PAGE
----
Nick Dempsey – Barclays

That’s very clear, thank you.

Operator

Thank you. We will take our next question today from Tom Singlehurst from Citi. Please go ahead, your line is now open.

Unidentified Analyst

Good morning Erik, (inaudible) from Citigroup. I had one and half questions I suppose. The first, main one is to with momentum in the second half. Back in the 1H-Q, specifically mentioned in the outlook payment that you closed out positive momentum into the second half.

But if we read the improvement in underlying growth, just as a one-off blip on timing, in exhibition there doesn’t seem to be any sign of increase. I suppose, just wanted to go back and check whether you’re still comfortable with the IPO of better momentum more broadly. And then, specifically on the half special relative exhibition is sort of the same. Is there genuinely no underlying change that spike up the growth in 1H the nine-month periodic ways?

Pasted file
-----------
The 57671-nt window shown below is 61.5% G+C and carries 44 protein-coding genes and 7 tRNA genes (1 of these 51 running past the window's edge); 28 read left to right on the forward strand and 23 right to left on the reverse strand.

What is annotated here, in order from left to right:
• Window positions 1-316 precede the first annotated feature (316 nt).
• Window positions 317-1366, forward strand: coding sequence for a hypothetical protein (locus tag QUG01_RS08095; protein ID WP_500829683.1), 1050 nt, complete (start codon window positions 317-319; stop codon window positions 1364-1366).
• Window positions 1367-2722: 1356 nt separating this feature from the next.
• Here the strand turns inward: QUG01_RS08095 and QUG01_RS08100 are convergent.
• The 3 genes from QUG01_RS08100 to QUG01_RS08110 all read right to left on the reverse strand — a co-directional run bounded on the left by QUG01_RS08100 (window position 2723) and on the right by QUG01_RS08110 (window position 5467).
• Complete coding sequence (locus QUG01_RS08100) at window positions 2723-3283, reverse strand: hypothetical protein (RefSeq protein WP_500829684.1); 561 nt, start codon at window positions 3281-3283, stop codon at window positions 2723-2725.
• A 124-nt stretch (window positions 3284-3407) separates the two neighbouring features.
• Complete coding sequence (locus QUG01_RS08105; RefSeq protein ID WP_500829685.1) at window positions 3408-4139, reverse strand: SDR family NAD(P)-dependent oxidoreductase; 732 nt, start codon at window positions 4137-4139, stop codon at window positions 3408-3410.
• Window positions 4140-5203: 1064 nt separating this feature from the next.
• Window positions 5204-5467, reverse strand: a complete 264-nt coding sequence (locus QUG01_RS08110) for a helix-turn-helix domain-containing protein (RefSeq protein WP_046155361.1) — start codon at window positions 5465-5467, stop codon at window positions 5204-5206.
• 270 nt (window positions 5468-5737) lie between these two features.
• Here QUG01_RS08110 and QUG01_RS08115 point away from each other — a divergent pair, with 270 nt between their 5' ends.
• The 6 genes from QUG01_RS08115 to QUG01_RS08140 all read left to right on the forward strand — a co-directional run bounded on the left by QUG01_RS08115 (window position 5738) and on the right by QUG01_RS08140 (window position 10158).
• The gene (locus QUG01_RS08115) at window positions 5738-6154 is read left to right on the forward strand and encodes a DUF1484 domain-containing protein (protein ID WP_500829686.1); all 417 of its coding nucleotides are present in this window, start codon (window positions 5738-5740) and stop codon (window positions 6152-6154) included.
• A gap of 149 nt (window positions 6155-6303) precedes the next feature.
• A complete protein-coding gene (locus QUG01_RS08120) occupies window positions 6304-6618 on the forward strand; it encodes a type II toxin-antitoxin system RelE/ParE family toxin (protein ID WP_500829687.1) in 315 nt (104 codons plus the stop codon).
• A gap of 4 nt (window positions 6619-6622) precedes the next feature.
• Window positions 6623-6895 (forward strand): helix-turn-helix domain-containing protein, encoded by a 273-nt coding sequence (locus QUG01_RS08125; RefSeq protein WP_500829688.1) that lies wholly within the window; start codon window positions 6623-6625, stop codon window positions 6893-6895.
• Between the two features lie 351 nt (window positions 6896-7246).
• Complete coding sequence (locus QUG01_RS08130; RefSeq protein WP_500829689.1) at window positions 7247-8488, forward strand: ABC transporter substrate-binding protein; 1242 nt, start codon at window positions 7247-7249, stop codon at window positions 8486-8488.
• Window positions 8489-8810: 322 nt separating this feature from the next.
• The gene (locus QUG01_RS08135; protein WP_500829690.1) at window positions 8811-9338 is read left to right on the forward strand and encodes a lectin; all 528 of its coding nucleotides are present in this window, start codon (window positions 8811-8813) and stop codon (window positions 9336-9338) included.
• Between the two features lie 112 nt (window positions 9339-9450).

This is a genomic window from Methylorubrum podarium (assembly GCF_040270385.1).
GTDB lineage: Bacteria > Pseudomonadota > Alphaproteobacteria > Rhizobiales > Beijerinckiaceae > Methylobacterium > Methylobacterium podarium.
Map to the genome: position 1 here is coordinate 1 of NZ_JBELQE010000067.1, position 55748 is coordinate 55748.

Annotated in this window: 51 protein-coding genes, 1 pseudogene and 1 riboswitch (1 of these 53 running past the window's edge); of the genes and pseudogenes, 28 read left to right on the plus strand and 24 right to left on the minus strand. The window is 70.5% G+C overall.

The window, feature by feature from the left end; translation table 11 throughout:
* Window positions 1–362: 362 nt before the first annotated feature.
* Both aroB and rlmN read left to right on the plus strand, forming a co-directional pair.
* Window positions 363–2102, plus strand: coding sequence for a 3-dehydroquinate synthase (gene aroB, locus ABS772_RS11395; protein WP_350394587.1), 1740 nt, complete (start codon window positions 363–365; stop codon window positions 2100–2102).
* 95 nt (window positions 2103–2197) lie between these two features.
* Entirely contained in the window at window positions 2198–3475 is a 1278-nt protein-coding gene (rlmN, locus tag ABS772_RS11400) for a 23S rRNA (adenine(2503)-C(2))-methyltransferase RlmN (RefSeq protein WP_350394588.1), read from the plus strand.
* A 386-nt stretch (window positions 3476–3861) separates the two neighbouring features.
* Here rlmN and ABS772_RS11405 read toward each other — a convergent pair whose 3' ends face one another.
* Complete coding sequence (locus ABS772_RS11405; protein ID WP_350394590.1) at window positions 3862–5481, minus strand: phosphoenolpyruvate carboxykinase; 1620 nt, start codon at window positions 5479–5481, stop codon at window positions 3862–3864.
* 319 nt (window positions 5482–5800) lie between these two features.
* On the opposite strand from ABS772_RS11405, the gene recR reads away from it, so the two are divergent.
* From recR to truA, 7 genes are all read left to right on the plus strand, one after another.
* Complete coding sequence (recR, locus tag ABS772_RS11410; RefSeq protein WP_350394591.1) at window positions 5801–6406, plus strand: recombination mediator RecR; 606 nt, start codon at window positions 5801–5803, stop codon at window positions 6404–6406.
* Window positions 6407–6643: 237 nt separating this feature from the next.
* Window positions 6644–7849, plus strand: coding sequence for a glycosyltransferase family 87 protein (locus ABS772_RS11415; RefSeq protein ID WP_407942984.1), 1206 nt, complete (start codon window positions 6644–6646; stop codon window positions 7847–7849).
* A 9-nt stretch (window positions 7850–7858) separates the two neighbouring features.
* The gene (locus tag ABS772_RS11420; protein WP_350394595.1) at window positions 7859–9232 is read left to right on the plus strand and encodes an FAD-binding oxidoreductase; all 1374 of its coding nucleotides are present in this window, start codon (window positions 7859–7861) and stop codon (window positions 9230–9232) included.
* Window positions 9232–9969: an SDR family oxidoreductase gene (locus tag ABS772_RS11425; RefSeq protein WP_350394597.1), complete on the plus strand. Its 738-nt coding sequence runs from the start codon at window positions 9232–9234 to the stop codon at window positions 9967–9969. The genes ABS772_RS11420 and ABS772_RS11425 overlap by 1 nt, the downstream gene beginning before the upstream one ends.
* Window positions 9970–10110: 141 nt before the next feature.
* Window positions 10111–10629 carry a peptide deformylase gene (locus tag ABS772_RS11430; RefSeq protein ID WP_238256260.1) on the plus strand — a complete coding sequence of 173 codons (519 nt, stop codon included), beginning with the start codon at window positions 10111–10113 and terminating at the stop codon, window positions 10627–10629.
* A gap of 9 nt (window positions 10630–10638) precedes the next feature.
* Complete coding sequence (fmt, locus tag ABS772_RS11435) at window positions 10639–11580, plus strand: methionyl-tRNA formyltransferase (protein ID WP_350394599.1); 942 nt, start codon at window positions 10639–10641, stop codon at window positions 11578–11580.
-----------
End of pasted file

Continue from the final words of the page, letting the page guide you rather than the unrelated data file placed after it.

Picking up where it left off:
Erik Engstrom

Yes. First, your question around momentum, I think if you’re – if you want to say it very simply, the growth momentum across our business is after nine months, it’s virtual identical to what it was after six months. So it’s not that the momentum have accelerated or slowed the way we see it in our overall business on a like-for-like basis. So the growth trajectory we had after six months is the same growth trajectory we had in our business after nine months.

Then on your second question, in exhibitions, if you say what have we seen so far in the year, there again in nine months, if you strip out mix and timing shifts and other issues like that – again the true like-for-like growth effects in exhibitions are again very similar up to nine months to what they were after 6 months.

And we did already cover in the previous question this around what are we currently seeing right now in some of the emerging markets, right now, some of the people have commented that there have been a slight reduction in the inherent growth rate that possibly coming through but still there is firm growth double-digits or higher for us.

Unidentified Analyst

And just a follow-up, as you’re getting back, you did talk about better momentum back when should we just assume it not happening or is that all – should we just mean, should we just – as you’ve said – but you’ve said better momentum you mean the renovation? Thanks.